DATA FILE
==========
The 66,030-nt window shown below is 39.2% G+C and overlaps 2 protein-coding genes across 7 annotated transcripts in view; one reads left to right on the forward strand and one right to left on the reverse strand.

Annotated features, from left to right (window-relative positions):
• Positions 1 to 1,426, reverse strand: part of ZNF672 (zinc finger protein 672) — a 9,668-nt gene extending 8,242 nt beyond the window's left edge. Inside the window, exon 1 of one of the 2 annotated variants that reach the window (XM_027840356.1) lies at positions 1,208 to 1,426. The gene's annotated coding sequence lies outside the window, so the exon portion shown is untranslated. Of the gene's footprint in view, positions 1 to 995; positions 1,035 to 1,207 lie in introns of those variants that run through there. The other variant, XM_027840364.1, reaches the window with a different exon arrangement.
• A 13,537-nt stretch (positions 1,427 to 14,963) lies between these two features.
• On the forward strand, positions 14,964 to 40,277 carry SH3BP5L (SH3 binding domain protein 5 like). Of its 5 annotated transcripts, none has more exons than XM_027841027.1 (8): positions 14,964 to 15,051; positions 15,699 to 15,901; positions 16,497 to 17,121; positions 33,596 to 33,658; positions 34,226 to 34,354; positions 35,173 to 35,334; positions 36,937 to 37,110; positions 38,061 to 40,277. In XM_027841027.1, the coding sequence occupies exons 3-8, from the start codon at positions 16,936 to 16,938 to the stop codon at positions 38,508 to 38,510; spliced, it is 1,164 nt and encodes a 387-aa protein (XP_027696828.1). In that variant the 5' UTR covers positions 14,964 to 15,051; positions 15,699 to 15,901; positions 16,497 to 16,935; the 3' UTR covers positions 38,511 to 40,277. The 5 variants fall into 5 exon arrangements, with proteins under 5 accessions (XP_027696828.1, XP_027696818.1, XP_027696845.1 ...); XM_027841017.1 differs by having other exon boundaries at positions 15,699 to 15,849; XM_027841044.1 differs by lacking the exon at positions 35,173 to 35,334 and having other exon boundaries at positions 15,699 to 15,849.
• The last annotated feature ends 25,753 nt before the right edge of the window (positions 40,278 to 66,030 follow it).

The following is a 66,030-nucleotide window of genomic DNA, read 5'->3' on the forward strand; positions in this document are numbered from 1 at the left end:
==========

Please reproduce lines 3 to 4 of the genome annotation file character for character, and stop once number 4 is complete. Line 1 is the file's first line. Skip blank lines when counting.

• Positions 1 to 1,426, reverse strand: part of ZNF672 (zinc finger protein 672) — a 9,668-nt gene extending 8,242 nt beyond the window's left edge. Inside the window, exon 1 of one of the 2 annotated variants that reach the window (XM_027840356.1) lies at positions 1,208 to 1,426. The gene's annotated coding sequence lies outside the window, so the exon portion shown is untranslated. Of the gene's footprint in view, positions 1 to 995; positions 1,035 to 1,207 lie in introns of those variants that run through there. The other variant, XM_027840364.1, reaches the window with a different exon arrangement.
• A 13,537-nt stretch (positions 1,427 to 14,963) lies between these two features.